FSC to Investigate Crypto Crimes at the Nov. 15th Hearing
- The FSC plans to investigate illegal activity within the crypto industry.
- The committee plans to assess the extent to which decentralized finance providers and cryptocurrency exchanges enforce anti-terrorist financing and anti-money laundering regulations.
Following the conclusion of Bankman-Fried’s criminal trial, US regulators are concerned about the depth of illegal activities within the crypto industry. The US House of Representatives Financial Services Committee (FSC) has set a hearing for November 15th to investigate illegal activity within the crypto space.
The FSC said of the hearing:
To ensure that the digital asset ecosystem is not exploited by bad actors, it is critical that Congress understand the degree to which illicit activity exists, what tools are available to combat this activity, and explore any potential gaps to prevent and detect illicit activity.
Several prominent cryptocurrency entrepreneurs will be present at the hearing. The committee’s schedule indicates that Jonathan Levin, co-founder and chief strategy officer of Chainalysis, and Bill Hughes, senior counsel and director of global regulatory affairs at Consensys, will testify at the session. In addition, Jane Khodarkovsky, a human trafficking finance specialist, will testify alongside the two.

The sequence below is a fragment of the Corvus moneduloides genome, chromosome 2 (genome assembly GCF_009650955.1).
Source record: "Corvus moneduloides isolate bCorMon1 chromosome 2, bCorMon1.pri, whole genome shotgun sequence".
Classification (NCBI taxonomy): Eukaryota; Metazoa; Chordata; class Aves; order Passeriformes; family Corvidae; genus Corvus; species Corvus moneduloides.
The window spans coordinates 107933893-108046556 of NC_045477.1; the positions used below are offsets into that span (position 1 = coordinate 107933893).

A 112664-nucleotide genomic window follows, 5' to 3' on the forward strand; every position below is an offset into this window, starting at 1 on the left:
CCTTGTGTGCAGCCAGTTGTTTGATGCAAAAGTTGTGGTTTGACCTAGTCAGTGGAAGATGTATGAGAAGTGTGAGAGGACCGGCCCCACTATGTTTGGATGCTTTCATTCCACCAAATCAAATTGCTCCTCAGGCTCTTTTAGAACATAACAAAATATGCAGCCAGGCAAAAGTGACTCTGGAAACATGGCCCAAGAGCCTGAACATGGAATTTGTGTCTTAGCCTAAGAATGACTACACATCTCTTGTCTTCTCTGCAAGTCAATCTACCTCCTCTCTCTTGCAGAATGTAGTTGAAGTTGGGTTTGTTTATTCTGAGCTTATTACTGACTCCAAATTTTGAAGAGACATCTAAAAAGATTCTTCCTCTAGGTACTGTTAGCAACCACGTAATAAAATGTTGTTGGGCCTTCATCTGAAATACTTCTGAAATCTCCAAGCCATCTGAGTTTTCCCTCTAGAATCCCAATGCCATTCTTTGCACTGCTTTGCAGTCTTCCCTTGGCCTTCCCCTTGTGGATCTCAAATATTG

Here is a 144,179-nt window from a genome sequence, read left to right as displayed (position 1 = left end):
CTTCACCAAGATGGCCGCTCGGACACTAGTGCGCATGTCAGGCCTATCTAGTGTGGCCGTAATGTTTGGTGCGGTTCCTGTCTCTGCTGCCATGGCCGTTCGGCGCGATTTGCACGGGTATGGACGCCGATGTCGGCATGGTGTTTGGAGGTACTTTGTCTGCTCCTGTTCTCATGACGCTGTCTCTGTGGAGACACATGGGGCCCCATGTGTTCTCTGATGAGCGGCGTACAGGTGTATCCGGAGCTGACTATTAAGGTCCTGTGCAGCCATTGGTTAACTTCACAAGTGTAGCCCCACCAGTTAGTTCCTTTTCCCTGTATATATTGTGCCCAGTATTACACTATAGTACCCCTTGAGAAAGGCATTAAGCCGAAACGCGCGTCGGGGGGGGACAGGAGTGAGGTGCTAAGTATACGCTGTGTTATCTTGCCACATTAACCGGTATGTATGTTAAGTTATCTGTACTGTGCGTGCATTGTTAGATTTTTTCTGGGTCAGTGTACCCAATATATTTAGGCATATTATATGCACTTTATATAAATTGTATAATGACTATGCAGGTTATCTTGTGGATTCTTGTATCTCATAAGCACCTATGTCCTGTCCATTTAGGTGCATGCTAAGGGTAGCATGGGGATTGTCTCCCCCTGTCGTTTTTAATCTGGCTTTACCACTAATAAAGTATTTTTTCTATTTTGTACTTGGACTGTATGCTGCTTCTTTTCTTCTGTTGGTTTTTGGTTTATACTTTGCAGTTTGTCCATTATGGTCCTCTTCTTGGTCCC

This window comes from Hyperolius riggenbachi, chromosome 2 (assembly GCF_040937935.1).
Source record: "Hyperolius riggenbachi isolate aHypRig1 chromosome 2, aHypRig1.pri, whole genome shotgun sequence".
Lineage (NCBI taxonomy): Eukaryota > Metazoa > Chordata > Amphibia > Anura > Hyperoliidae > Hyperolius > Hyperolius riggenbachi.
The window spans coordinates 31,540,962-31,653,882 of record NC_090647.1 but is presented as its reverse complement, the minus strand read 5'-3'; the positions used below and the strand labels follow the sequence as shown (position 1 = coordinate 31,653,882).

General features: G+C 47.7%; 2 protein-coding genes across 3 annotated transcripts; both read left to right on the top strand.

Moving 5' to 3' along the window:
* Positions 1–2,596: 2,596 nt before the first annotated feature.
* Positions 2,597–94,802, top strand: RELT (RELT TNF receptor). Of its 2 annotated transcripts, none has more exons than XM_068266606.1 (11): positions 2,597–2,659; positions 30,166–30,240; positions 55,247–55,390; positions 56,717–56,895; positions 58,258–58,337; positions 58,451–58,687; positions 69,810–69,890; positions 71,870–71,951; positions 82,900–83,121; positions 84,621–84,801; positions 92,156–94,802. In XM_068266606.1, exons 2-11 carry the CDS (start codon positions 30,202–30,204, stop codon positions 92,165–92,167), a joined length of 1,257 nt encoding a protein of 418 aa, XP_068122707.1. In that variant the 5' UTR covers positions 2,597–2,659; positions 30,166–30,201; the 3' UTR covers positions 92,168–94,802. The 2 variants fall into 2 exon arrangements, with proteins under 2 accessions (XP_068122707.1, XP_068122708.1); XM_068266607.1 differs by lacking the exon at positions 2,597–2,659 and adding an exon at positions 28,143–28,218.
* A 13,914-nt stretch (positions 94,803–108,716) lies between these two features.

The session will be dominated by discussions of illegal activities, including money laundering and the financing of terrorism. The committee will also look into the extent to which decentralized finance providers and cryptocurrency exchanges enforce anti-terrorist financing and anti-money laundering regulations.
The hearing will also cover the functions of regulatory bodies such as the Department of Justice (DOJ), the Office of Foreign Assets Control, and the Financial Crimes Enforcement Network.
The DOJ recently expanded the number of people on its crypto crimes team. The team, which combines the National Cryptocurrency Enforcement Team with the Computer Crime and Intellectual Property Section, is tasked with fighting ransomware attacks.
The US is not the only country seeking to regulate the crypto industry and combat crypto crimes. The UK, France, and the Netherlands are all working towards setting up protective guidelines for the industry.
The primary securities market regulator in Spain, the National Stock Market Commission (CNMV), recently criticized crypto platforms for posting misleading ads on crypto assets on X (previously Twitter) and stressed that crypto businesses must abide by local regulations.
CNMV leader Rodrigo Valbuena said that the ads in question “make illegal use of the image of some Spanish actors and the design and identity of a national media to try to obtain data and money from investors.”
Valbuena warned that Spanish laws hold “internet companies, media, and social networks” accountable for taking action against unlicensed businesses that promote investments and that noncompliance may result in serious consequences.